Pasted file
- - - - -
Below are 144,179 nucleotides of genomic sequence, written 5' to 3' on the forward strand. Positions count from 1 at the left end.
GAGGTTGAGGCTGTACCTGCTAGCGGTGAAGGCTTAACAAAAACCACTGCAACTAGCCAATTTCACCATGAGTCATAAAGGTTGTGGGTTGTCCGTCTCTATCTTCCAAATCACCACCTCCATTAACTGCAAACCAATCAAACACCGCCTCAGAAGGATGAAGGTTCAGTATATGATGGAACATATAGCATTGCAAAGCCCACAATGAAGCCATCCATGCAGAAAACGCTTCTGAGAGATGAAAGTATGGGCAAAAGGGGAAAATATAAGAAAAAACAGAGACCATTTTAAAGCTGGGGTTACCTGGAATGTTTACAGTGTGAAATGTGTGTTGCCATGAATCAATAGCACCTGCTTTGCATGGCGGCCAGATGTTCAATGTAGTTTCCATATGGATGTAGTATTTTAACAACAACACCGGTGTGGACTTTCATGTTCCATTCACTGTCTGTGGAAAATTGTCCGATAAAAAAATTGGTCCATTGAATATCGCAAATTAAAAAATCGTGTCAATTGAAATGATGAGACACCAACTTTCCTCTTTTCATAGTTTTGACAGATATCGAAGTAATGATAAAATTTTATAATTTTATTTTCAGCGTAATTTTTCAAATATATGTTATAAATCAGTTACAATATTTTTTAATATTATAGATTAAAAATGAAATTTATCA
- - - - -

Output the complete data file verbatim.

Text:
Below are 144,179 nucleotides of genomic sequence, written 5' to 3' on the forward strand. Positions count from 1 at the left end.
GAGGTTGAGGCTGTACCTGCTAGCGGTGAAGGCTTAACAAAAACCACTGCAACTAGCCAATTTCACCATGAGTCATAAAGGTTGTGGGTTGTCCGTCTCTATCTTCCAAATCACCACCTCCATTAACTGCAAACCAATCAAACACCGCCTCAGAAGGATGAAGGTTCAGTATATGATGGAACATATAGCATTGCAAAGCCCACAATGAAGCCATCCATGCAGAAAACGCTTCTGAGAGATGAAAGTATGGGCAAAAGGGGAAAATATAAGAAAAAACAGAGACCATTTTAAAGCTGGGGTTACCTGGAATGTTTACAGTGTGAAATGTGTGTTGCCATGAATCAATAGCACCTGCTTTGCATGGCGGCCAGATGTTCAATGTAGTTTCCATATGGATGTAGTATTTTAACAACAACACCGGTGTGGACTTTCATGTTCCATTCACTGTCTGTGGAAAATTGTCCGATAAAAAAATTGGTCCATTGAATATCGCAAATTAAAAAATCGTGTCAATTGAAATGATGAGACACCAACTTTCCTCTTTTCATAGTTTTGACAGATATCGAAGTAATGATAAAATTTTATAATTTTATTTTCAGCGTAATTTTTCAAATATATGTTATAAATCAGTTACAATATTTTTTAATATTATAGATTAAAAATGAAATTTATCA